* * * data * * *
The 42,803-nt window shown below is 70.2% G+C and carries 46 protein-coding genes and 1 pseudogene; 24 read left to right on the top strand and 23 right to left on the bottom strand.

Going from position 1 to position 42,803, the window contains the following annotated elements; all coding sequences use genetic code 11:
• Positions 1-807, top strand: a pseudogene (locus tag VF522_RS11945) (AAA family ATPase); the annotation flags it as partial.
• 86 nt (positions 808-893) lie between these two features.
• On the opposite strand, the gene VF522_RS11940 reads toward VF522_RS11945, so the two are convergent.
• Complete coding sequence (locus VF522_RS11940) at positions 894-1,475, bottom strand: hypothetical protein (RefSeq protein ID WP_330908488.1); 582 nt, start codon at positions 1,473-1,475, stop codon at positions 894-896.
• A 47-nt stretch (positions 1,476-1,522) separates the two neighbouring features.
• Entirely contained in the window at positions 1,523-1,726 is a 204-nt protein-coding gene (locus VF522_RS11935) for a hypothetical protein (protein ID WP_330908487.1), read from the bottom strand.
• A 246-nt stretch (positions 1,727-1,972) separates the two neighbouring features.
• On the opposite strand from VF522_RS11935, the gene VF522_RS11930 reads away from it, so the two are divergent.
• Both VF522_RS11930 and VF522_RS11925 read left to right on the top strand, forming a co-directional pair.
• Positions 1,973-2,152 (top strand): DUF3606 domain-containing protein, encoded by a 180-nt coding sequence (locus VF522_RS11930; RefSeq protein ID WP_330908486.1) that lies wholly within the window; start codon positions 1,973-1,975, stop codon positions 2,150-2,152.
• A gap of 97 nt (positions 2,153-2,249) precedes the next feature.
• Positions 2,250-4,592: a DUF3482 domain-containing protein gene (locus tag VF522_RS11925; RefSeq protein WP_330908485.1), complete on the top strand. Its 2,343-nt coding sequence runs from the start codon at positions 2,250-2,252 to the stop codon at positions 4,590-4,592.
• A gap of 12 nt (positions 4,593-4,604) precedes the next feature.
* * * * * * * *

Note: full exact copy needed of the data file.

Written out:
The 42,803-nt window shown below is 70.2% G+C and carries 46 protein-coding genes and 1 pseudogene; 24 read left to right on the top strand and 23 right to left on the bottom strand.

Going from position 1 to position 42,803, the window contains the following annotated elements; all coding sequences use genetic code 11:
• Positions 1-807, top strand: a pseudogene (locus tag VF522_RS11945) (AAA family ATPase); the annotation flags it as partial.
• 86 nt (positions 808-893) lie between these two features.
• On the opposite strand, the gene VF522_RS11940 reads toward VF522_RS11945, so the two are convergent.
• Complete coding sequence (locus VF522_RS11940) at positions 894-1,475, bottom strand: hypothetical protein (RefSeq protein ID WP_330908488.1); 582 nt, start codon at positions 1,473-1,475, stop codon at positions 894-896.
• A 47-nt stretch (positions 1,476-1,522) separates the two neighbouring features.
• Entirely contained in the window at positions 1,523-1,726 is a 204-nt protein-coding gene (locus VF522_RS11935) for a hypothetical protein (protein ID WP_330908487.1), read from the bottom strand.
• A 246-nt stretch (positions 1,727-1,972) separates the two neighbouring features.
• On the opposite strand from VF522_RS11935, the gene VF522_RS11930 reads away from it, so the two are divergent.
• Both VF522_RS11930 and VF522_RS11925 read left to right on the top strand, forming a co-directional pair.
• Positions 1,973-2,152 (top strand): DUF3606 domain-containing protein, encoded by a 180-nt coding sequence (locus VF522_RS11930; RefSeq protein ID WP_330908486.1) that lies wholly within the window; start codon positions 1,973-1,975, stop codon positions 2,150-2,152.
• A gap of 97 nt (positions 2,153-2,249) precedes the next feature.
• Positions 2,250-4,592: a DUF3482 domain-containing protein gene (locus tag VF522_RS11925; RefSeq protein WP_330908485.1), complete on the top strand. Its 2,343-nt coding sequence runs from the start codon at positions 2,250-2,252 to the stop codon at positions 4,590-4,592.
• A gap of 12 nt (positions 4,593-4,604) precedes the next feature.